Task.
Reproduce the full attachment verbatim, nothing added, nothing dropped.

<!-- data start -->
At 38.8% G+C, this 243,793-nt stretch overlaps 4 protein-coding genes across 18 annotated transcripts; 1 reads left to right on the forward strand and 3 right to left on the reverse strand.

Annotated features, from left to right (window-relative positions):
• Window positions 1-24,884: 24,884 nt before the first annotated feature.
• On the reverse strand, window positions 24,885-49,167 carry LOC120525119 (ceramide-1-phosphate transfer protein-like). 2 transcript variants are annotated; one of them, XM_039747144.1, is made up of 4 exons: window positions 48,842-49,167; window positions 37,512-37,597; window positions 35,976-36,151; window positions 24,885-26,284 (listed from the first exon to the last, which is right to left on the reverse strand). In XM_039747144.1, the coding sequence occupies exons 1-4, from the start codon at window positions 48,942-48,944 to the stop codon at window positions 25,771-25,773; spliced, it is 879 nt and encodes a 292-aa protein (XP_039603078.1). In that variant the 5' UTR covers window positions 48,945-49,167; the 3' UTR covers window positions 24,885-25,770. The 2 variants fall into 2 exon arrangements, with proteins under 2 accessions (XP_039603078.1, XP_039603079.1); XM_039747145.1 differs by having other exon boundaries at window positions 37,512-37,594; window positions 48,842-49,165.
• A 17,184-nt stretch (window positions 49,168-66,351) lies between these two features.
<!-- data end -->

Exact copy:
At 38.8% G+C, this 243,793-nt stretch overlaps 4 protein-coding genes across 18 annotated transcripts; 1 reads left to right on the forward strand and 3 right to left on the reverse strand.

Annotated features, from left to right (window-relative positions):
• Window positions 1-24,884: 24,884 nt before the first annotated feature.
• On the reverse strand, window positions 24,885-49,167 carry LOC120525119 (ceramide-1-phosphate transfer protein-like). 2 transcript variants are annotated; one of them, XM_039747144.1, is made up of 4 exons: window positions 48,842-49,167; window positions 37,512-37,597; window positions 35,976-36,151; window positions 24,885-26,284 (listed from the first exon to the last, which is right to left on the reverse strand). In XM_039747144.1, the coding sequence occupies exons 1-4, from the start codon at window positions 48,942-48,944 to the stop codon at window positions 25,771-25,773; spliced, it is 879 nt and encodes a 292-aa protein (XP_039603078.1). In that variant the 5' UTR covers window positions 48,945-49,167; the 3' UTR covers window positions 24,885-25,770. The 2 variants fall into 2 exon arrangements, with proteins under 2 accessions (XP_039603078.1, XP_039603079.1); XM_039747145.1 differs by having other exon boundaries at window positions 37,512-37,594; window positions 48,842-49,165.
• A 17,184-nt stretch (window positions 49,168-66,351) lies between these two features.